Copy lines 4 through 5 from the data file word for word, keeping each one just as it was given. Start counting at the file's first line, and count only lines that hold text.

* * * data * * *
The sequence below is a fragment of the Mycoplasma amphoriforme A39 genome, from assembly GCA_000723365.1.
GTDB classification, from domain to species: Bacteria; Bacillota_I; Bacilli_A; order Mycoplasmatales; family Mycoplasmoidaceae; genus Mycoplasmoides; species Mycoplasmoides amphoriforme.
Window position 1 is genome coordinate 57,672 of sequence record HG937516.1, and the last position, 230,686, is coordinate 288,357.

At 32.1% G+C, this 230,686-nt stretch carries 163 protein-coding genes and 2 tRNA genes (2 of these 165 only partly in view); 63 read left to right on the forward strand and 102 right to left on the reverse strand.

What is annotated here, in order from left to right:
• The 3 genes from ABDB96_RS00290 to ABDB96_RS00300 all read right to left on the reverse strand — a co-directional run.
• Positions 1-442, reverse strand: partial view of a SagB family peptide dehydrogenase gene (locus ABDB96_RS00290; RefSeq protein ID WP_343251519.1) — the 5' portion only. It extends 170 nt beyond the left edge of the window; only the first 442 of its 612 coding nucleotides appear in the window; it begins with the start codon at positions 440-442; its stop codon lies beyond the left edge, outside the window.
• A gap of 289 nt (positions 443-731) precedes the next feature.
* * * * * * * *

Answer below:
At 32.1% G+C, this 230,686-nt stretch carries 163 protein-coding genes and 2 tRNA genes (2 of these 165 only partly in view); 63 read left to right on the forward strand and 102 right to left on the reverse strand.

What is annotated here, in order from left to right: